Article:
Here's another thing to consider re: Brad Pitt and Gisele: we've talked before here about how rare it is to find someone who we'd consider as hot as Brad or Gisele from before 1900, certainly as far back as 1800.

Maybe the clothing of the 19th C was made for people with the same z-score as Brad and Gisele now have, but since the mean was a lot lower, it appears to us that the clothing was geared toward much plainer and uninspiring physiques.

Since then, nutrition has improved, there's likely been more assortative mating based on looks, and the population is just a lot bigger. All of these make it easier to find genetic freaks compared to before.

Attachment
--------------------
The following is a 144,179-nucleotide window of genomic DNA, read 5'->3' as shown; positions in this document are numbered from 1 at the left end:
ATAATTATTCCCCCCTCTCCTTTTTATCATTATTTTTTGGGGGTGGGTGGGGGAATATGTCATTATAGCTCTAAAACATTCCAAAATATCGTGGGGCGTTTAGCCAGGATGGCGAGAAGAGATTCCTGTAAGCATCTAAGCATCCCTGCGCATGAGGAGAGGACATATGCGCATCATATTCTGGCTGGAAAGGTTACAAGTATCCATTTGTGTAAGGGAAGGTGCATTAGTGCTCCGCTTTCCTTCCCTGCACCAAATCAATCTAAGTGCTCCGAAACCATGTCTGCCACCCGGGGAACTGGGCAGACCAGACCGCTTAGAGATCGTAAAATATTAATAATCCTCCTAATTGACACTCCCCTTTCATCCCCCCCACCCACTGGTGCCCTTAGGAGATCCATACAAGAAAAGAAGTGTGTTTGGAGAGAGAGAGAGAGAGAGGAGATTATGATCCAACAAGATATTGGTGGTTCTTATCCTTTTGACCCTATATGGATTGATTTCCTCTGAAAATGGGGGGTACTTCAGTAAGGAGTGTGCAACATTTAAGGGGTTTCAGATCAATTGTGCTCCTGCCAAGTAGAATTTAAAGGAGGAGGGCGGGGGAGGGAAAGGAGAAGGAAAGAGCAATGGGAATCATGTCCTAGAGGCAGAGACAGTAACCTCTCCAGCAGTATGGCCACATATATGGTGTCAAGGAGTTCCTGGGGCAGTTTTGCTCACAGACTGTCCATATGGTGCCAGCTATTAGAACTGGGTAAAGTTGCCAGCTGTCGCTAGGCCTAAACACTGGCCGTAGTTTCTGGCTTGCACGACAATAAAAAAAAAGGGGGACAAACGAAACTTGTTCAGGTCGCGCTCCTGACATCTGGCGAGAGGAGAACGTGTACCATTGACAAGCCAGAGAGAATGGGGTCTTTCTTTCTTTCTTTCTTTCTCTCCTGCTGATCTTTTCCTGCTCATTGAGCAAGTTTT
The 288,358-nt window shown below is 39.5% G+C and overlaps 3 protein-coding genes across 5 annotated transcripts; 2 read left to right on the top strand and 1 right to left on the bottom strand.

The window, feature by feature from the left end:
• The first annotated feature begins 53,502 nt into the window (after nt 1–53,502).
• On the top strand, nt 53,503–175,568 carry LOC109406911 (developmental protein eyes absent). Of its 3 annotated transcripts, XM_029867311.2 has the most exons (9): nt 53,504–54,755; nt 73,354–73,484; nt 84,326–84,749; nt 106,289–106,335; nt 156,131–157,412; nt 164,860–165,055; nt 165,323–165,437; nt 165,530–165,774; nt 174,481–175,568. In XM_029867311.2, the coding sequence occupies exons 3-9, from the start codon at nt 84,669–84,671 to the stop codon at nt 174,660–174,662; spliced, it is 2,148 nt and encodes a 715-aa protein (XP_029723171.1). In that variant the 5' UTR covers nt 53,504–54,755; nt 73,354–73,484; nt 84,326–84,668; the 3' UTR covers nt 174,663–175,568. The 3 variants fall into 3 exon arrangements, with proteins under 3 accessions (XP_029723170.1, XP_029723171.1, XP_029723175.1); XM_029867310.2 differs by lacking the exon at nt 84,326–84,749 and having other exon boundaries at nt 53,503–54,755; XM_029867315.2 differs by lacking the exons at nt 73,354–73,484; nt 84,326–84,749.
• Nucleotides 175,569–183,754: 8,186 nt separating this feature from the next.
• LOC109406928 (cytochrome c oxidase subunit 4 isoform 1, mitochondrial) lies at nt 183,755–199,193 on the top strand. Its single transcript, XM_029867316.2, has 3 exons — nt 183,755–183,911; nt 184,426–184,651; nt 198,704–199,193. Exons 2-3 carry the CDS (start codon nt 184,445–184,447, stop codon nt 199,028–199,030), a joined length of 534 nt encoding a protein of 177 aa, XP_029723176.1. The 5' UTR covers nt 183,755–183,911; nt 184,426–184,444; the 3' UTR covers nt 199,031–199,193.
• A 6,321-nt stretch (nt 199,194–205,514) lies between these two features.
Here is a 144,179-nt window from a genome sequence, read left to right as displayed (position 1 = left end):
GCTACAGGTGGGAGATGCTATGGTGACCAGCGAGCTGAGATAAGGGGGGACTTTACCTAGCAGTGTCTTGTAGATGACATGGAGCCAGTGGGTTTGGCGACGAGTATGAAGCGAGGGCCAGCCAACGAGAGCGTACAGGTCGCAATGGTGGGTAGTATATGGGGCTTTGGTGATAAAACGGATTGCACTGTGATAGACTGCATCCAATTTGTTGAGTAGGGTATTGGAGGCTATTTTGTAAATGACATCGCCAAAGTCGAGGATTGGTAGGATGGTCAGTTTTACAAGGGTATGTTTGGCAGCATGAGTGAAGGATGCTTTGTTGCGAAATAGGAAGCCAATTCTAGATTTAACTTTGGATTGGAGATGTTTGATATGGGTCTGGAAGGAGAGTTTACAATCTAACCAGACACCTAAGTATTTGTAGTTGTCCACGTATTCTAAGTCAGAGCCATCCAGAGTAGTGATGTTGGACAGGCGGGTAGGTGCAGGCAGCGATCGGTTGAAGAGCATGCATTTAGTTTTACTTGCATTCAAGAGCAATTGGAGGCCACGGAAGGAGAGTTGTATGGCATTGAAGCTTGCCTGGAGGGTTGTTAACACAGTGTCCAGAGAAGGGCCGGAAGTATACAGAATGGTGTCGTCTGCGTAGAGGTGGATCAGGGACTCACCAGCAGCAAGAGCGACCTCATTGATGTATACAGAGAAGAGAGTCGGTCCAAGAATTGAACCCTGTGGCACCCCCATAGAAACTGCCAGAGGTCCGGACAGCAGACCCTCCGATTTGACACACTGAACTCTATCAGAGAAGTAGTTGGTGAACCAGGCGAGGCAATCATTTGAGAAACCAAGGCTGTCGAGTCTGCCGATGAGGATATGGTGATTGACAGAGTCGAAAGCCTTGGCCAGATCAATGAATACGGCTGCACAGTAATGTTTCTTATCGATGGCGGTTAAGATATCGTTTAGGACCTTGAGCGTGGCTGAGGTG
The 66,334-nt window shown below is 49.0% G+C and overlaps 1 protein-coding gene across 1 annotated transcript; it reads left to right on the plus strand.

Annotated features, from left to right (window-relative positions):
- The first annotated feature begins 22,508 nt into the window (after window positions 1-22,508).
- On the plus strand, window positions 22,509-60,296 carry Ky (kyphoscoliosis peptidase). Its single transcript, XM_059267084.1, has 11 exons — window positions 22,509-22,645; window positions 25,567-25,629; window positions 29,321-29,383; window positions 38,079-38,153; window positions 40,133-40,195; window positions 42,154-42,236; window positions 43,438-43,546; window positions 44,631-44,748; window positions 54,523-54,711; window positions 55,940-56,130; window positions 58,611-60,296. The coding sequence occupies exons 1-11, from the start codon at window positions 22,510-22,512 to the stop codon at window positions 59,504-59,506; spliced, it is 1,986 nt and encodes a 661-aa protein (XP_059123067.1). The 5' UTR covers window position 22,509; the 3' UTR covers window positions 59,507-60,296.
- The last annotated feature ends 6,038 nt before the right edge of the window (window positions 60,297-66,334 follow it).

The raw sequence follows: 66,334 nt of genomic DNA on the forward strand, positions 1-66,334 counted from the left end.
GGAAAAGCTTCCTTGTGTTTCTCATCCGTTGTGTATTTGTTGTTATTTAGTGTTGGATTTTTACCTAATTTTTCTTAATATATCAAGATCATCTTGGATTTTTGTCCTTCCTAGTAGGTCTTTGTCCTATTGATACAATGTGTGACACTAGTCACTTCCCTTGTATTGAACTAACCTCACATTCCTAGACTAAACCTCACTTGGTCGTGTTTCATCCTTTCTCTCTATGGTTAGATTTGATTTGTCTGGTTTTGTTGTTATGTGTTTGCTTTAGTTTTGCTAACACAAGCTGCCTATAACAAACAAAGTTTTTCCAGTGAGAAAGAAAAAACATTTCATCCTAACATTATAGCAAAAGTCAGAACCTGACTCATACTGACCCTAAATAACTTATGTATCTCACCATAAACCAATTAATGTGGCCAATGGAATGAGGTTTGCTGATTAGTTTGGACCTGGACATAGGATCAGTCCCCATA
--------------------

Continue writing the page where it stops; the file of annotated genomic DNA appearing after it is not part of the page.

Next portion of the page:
There's also been more inter-European mixing. There's probably some "sweet spot" degree of mixing that makes a group look better. Especially in the case of the English -- one of the least attractive races on Earth, certainly a contender for ugliest agricultural people.

Since then, they've mixed with French, Germans, Italians, Poles, and other better-looking groups.

By way of comparison, was fashion in the better-looking nations more unforgiving -- say, in France or Italy? Yup. In fact, those unflattering women's clothes I mentioned before all came from Paris, the capital of women's fashion (though for men it's London).

Truth said...

Now what do you bourgeois beer drinkers profess to know about high fashion?

PaulK said...